Perea: Well, for the first two weeks, I carried a gun. Everybody in town told me...your life is in danger. Not only from Frank but there's two other fathers. They said, "They're going to wipe out the Pereas." But right after, I got a peace of mind and said, "Lord, I hand everything over to you. My son, the whole situation." I put the guns away. I don't need them. Every morning I wake up and say, "What a beautiful day to die." If it was my turn, it'd be right there and then. I'd say "Thank you." Why? They're just sending me home a little sooner. I'm not worried about death.

Frank, talk a little about retaliation. Because that seems to be part of our culture. People would expect you to retaliate for your son.

Tollardo: Well, the thing about it is, I knew my son, Eric, really good. I knew that he wouldn't retaliate and I wouldn't want him to do it if it was me that was dead. I told Eric's friends at the burial, because I heard a lot of his friends saying "retaliation," but I told them "no retaliation." I don't want no blood on my son's hands. Myself too. I've never wanted any blood on my hands. If somebody comes after me with a gun, I'm going to let them shoot me. I'm not going to try and shoot them back. I'll let them take me out.

Phil, how does Jason feel about things now?

Perea: Well, he's turned around and he apologized. He even wrote a letter and told me to give it to Frank and tell him how sorry he was and the mistake that he did was a great one. He tried to apologize to the other families and he was quite remorseful. He regrets what he's done.

Is it a requirement to have strong religious beliefs, like you do, to forgive?

Tollardo: No it's not a requirement. Anyone can forgive. Non-Christians, Christians, whoever they are they should learn how to forgive. If everybody could learn to forgive, just think how this world could be?

Perea: Forgiveness is a healing process. Without forgiveness, you can get ruined within yourself. There's a lot of "fly-by-night" Christians. So-called Christians. You don't know their true colors until something (like this) happens. If you believe in any respect that it will be solved without violence, it'll happen. And it will start with peace of mind, peace within yourself and saying, "I gotta work at it." But just to say, "I forgive you," then turn around and be bitter and hateful and everything, won't work.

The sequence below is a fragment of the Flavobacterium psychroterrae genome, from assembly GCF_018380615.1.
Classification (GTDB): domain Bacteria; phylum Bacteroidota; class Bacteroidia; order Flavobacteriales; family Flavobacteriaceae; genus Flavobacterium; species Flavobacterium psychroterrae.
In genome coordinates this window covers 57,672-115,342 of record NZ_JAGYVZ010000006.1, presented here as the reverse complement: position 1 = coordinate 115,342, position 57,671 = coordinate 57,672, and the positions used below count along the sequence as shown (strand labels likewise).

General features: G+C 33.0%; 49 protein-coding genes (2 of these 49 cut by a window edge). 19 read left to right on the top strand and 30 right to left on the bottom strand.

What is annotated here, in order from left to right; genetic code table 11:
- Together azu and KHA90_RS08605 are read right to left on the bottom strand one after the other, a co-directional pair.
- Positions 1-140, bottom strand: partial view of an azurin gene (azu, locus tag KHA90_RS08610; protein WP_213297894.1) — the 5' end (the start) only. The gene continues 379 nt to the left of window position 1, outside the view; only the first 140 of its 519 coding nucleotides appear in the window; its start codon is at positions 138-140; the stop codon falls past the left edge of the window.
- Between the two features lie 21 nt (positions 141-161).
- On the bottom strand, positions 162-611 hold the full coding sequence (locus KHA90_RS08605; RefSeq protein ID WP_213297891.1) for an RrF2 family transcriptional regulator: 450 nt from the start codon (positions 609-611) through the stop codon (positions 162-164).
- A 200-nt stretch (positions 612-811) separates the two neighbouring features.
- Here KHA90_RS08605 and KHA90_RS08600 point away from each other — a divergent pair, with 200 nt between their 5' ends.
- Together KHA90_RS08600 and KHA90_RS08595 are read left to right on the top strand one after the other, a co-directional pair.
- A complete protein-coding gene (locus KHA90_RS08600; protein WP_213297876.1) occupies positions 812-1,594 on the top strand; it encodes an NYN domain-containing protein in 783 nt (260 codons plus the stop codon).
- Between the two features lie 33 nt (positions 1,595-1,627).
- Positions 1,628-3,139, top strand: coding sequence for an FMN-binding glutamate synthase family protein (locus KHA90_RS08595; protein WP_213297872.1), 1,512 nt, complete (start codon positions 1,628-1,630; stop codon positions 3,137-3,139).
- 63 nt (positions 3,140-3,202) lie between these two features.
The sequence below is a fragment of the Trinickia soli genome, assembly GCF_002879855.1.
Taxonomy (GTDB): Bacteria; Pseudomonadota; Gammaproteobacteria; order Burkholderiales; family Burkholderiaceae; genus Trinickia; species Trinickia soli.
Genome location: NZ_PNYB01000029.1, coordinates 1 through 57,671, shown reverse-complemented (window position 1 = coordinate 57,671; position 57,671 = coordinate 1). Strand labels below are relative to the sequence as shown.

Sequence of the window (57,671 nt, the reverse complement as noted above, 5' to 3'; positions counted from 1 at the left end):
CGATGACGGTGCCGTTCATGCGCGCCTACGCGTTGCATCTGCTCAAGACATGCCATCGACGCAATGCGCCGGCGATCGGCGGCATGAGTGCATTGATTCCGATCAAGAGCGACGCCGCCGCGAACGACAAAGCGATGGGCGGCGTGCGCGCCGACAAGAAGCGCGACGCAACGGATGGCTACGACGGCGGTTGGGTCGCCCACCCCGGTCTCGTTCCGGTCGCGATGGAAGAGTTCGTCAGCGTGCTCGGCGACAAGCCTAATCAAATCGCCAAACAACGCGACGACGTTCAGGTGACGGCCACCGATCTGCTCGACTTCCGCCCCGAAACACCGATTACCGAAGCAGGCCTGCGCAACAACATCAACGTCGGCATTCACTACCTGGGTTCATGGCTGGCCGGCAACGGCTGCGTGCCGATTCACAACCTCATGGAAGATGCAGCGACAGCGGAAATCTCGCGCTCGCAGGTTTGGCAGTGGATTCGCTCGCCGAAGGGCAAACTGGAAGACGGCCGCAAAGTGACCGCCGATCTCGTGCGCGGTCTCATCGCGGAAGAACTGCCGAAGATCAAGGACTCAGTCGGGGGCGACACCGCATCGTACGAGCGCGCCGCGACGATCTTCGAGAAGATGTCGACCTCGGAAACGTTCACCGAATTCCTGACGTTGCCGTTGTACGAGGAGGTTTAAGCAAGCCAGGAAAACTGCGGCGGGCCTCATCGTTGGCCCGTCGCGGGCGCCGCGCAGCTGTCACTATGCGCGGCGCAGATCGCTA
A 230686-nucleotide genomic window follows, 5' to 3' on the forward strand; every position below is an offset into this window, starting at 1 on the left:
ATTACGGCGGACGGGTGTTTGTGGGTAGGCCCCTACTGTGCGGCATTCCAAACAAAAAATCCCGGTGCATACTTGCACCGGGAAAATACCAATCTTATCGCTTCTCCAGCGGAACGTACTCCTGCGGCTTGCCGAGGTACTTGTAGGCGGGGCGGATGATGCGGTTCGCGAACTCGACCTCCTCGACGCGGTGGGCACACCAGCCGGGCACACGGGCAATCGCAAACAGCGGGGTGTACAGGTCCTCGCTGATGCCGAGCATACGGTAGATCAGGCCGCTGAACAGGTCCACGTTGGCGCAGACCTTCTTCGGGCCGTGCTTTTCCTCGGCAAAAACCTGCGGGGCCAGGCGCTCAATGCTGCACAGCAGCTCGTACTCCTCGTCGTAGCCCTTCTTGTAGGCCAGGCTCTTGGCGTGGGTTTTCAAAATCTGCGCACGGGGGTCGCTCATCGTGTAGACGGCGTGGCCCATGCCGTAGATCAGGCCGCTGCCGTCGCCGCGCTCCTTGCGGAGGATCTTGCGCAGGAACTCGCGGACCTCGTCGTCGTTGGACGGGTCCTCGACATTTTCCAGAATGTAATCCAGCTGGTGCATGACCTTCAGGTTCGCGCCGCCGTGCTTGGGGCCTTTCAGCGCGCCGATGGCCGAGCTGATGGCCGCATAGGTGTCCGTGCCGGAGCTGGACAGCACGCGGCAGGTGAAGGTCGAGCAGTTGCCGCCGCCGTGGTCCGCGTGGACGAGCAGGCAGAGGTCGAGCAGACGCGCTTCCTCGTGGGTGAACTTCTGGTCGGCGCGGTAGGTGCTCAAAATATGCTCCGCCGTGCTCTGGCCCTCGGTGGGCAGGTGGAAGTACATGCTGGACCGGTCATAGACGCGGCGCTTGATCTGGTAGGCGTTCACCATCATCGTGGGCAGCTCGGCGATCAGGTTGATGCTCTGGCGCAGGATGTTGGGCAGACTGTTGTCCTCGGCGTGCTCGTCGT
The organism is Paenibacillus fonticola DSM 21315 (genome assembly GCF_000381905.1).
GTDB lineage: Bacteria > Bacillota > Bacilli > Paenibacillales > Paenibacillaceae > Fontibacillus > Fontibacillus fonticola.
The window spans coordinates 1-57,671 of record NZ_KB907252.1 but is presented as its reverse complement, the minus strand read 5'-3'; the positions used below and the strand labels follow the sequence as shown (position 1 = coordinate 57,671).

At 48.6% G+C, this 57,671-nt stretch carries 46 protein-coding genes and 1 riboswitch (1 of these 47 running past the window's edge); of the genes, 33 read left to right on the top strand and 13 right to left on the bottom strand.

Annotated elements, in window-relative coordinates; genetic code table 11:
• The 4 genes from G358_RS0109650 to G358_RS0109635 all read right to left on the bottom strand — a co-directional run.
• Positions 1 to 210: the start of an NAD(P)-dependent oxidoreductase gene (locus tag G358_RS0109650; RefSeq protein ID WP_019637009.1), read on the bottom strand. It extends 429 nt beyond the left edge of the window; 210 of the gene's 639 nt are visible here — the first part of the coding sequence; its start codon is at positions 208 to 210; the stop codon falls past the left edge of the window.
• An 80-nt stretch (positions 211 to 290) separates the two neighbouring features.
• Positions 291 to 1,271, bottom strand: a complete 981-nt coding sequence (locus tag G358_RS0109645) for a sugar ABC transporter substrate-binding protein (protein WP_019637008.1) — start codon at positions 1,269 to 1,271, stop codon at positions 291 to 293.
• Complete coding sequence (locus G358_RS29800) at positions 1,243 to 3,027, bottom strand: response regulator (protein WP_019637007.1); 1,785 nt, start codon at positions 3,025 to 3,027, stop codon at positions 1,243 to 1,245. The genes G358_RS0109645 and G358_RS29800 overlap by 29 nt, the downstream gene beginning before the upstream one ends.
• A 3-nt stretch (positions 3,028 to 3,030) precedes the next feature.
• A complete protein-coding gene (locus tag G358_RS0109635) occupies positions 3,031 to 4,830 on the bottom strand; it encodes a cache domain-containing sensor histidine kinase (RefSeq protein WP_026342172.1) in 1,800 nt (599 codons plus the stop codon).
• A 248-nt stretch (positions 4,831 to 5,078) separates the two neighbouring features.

Crime in Taos is 4 times the national average. What do you think makes Taos more susceptible to violence?

Perea: Lack of work. There's teenagers that come out of school and graduate. They don't have no choice but to stick around and get in trouble. If the work economy was higher in Taos, then I could see them getting a job and staying busy within themselves.

Tell us what you two are doing.

Perea: When Frank and I had that first meeting, he mentioned something about doing something for the youth. Not ping-pong, not basketball. But something they could do with their hands. We came up with the solution of a body shop. A body shop where they could work with their hands and be proud of what they built. We don't have anything like that. How many times have you heard someone say, "I'm taking a mechanics school." "Where?" "Phoenix, Arizona." Why can't it be in Taos? "I'm taking wood-carving." "Where?" "Phoenix." Why couldn't it be in Taos? And I feel if you give these kids something to do with their own hands, get them off the street, you got something working for you.

How's it going?

Tollardo: Right now we're just talking to people to see what kind of help we could get. I've talked with a lot of contractors that I know and they're willing to help build this place and volunteer their time. We just haven't had enough response or funds. And we need to find some land and things like that.

Perea: Right now we're just taking names.


To offer help to the trade school project in Taos call
Phil Perea at 505-758-9037
or Frank Tollardo at 505-758-1918

BOOK: Forgiving the Unforgivable by Beverly Flanigan

BOOK: Forgiving Yourself by Beverly Flanigan

BOOK: The Art of Forgiving by Arthur Smedes

BOOK: Forgiveness Is a Choice: A Step-By-Step Process for Resolving Anger and Restoring Hope by Robert D. Enright